Health and Nutrition Literacy and Adherence to Treatment in Children, Adolescents, and Young Adults With Chronic Kidney Disease and Hypertension, North Carolina, 2015
Published Date:Aug 04 2016
Source:Prev Chronic Dis. 13.
Pubmed Central ID:PMC4975195
Funding:T35 DK007386/DK/NIDDK NIH HHS/United States
Adherence to treatment and dietary restrictions is important for health outcomes of patients with chronic/end-stage kidney disease and hypertension. The relationship of adherence with nutritional and health literacy in children, adolescents, and young adults is not well understood. The current study examined the relationship of health literacy, nutrition knowledge, nutrition knowledge–behavior concordance, and medication adherence in a sample of children and young people with chronic/end-stage kidney disease and hypertension.
We enrolled 74 patients (aged 7–29 y) with a diagnosis of chronic/end-stage kidney disease and hypertension from the University of North Carolina Kidney Center. Participants completed instruments of nutrition literacy (Disease-Specific Nutrition Knowledge Test), health literacy (Newest Vital Sign), nutrition behavior (Nutrition Knowledge–Behavior Concordance Scale), and medication adherence (Morisky Medication Adherence Scale). Linear and binary logistic regressions were used to test the associations.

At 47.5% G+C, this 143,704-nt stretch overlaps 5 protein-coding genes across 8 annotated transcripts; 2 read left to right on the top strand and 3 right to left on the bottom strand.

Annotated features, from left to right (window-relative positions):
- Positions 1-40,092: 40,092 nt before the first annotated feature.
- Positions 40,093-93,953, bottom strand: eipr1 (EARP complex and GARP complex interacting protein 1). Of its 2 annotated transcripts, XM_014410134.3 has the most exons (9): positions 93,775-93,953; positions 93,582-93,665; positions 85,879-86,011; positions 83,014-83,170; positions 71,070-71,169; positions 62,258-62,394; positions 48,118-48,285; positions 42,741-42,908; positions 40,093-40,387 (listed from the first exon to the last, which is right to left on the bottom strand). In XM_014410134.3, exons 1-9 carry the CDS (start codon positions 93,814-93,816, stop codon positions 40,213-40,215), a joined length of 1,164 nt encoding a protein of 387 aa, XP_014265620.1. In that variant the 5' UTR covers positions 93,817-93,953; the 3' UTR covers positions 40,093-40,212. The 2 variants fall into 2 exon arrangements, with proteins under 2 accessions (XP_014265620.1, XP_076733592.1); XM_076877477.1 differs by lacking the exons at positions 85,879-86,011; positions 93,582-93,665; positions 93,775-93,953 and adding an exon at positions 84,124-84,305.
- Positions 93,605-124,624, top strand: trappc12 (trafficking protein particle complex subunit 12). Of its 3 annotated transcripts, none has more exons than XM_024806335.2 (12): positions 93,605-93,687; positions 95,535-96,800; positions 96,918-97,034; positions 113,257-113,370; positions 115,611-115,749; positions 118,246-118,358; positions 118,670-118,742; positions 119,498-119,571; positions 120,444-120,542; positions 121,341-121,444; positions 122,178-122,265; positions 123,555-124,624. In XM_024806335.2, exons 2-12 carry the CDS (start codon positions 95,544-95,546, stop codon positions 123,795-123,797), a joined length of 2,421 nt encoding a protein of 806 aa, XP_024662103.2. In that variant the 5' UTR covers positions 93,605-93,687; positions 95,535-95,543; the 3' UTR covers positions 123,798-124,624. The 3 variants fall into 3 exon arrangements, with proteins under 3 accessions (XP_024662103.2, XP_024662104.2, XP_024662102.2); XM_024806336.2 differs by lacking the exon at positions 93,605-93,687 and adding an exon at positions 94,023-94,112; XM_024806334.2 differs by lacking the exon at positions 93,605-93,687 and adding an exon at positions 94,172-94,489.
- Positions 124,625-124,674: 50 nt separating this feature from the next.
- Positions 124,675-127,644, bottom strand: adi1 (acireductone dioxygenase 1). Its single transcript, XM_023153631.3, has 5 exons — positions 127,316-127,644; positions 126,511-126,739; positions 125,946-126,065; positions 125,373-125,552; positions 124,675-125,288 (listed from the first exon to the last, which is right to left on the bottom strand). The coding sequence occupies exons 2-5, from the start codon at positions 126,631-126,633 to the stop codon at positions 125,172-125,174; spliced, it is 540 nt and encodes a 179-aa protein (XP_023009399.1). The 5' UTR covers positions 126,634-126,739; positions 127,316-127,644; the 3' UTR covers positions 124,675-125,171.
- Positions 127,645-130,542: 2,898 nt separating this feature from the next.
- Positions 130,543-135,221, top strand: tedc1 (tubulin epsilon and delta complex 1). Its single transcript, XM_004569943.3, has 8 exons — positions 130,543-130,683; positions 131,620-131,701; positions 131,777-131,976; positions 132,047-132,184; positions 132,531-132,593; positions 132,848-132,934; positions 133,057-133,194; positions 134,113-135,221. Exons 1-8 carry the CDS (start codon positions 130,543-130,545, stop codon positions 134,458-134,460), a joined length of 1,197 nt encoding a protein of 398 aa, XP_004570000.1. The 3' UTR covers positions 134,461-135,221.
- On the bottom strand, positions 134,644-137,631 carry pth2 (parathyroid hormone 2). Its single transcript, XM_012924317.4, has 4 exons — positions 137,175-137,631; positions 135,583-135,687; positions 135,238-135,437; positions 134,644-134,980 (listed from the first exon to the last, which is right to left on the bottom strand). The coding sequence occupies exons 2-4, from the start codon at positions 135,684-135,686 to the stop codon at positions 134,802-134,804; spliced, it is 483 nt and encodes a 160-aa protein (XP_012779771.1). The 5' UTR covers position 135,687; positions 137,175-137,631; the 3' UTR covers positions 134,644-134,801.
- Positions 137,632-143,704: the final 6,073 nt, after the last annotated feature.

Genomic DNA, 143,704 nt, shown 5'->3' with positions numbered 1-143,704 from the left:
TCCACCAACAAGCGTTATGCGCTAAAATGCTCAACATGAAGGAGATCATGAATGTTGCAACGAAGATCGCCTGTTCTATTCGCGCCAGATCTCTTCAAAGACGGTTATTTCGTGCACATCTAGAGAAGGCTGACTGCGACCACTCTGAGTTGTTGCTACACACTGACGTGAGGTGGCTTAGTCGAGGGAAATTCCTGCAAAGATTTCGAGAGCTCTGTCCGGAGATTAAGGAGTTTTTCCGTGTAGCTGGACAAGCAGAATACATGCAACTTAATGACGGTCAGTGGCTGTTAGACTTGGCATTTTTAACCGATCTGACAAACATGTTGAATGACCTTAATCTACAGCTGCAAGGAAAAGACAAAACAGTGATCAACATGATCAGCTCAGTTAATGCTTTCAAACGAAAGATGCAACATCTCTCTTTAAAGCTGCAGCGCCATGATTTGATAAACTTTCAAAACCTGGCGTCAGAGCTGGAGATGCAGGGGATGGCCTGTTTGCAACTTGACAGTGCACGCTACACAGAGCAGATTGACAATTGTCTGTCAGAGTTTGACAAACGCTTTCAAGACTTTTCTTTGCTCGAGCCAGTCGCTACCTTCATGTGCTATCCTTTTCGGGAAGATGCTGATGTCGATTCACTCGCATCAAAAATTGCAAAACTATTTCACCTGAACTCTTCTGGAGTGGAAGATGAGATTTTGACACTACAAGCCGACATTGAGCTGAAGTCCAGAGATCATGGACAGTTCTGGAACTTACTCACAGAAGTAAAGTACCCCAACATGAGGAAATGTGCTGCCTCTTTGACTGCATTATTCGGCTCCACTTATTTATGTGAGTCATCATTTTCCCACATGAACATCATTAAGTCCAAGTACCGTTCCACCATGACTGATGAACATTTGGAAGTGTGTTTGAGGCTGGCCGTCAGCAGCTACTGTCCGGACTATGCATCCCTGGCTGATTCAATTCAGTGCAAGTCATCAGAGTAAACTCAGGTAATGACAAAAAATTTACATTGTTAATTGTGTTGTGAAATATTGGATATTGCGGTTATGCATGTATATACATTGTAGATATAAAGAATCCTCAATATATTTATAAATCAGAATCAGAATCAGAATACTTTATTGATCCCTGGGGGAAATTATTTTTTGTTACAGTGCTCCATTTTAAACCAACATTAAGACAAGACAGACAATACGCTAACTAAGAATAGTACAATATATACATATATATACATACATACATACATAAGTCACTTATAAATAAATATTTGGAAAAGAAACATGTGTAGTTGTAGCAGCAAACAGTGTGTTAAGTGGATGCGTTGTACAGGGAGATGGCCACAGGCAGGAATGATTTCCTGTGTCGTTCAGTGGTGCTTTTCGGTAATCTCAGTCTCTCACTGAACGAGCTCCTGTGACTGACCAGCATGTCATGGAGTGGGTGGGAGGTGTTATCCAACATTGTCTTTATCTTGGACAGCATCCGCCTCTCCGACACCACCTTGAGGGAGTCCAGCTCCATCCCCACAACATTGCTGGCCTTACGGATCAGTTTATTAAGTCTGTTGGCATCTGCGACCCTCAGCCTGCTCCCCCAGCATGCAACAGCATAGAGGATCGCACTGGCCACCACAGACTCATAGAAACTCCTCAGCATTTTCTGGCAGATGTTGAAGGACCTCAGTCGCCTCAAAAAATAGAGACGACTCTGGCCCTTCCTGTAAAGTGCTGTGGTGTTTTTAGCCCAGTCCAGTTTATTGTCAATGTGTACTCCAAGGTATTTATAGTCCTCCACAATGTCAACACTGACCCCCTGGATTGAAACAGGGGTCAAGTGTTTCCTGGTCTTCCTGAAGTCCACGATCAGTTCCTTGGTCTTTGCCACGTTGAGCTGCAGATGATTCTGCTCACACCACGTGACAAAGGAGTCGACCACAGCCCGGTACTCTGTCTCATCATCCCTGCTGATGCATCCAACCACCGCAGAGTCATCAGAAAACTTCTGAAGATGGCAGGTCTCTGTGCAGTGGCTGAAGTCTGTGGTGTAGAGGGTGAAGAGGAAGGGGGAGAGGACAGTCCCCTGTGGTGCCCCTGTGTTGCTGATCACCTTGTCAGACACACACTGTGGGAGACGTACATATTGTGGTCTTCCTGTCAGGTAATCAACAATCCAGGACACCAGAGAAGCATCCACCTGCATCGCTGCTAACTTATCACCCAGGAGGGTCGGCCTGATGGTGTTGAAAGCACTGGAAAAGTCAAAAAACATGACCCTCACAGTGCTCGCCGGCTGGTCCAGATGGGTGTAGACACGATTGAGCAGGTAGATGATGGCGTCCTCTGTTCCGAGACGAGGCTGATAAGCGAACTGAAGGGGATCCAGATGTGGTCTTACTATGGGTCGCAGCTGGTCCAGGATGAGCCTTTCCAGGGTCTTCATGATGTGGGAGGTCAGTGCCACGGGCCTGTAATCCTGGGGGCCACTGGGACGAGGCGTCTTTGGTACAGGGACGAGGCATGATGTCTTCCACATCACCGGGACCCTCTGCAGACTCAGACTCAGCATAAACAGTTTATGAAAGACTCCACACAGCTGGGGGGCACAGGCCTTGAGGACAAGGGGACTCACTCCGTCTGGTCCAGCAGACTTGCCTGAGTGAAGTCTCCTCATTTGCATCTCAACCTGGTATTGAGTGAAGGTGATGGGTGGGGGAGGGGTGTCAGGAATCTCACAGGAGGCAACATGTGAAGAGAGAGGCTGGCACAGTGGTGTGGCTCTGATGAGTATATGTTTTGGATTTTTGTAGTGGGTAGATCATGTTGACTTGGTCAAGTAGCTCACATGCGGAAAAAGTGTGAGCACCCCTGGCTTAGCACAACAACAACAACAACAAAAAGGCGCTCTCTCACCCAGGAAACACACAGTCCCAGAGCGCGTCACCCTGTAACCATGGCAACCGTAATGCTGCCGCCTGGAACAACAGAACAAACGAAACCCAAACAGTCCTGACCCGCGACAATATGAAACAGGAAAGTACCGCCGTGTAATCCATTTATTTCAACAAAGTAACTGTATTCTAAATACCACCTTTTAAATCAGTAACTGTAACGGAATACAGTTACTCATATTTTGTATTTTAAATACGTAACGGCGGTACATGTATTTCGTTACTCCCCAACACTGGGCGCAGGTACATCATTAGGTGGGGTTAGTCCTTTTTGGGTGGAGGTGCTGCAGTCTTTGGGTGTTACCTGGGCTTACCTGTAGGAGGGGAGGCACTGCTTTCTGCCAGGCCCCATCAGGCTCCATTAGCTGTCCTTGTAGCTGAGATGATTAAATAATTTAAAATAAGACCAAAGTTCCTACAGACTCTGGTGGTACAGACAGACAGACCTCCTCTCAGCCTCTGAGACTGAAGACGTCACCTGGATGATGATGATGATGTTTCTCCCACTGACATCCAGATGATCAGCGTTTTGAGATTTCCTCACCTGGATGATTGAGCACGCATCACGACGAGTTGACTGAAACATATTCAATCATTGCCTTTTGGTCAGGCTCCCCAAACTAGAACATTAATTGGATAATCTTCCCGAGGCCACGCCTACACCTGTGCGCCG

In univariate comparisons, nutrition knowledge was significantly higher in people with adequate health literacy. Medication adherence was related to nutrition knowledge and nutrition knowledge–behavior concordance. Multivariate regression models demonstrated that knowledge of disease-specific nutrition restrictions did not significantly predict nutrition knowledge–behavior concordance scores. In logistic regression, knowledge of nutrition restrictions did not significantly predict medication adherence. Lastly, health literacy and nutrition knowledge–behavior concordance were significant predictors of medication adherence.
Nutrition knowledge and health literacy skills are positively associated. Nutrition knowledge, health literacy, and nutrition knowledge–behavior concordance are positively related to medication adherence. Future research should focus on additional factors that may predict disease-specific nutrition behavior (adherence to dietary restrictions) in children and young people with chronic conditions.
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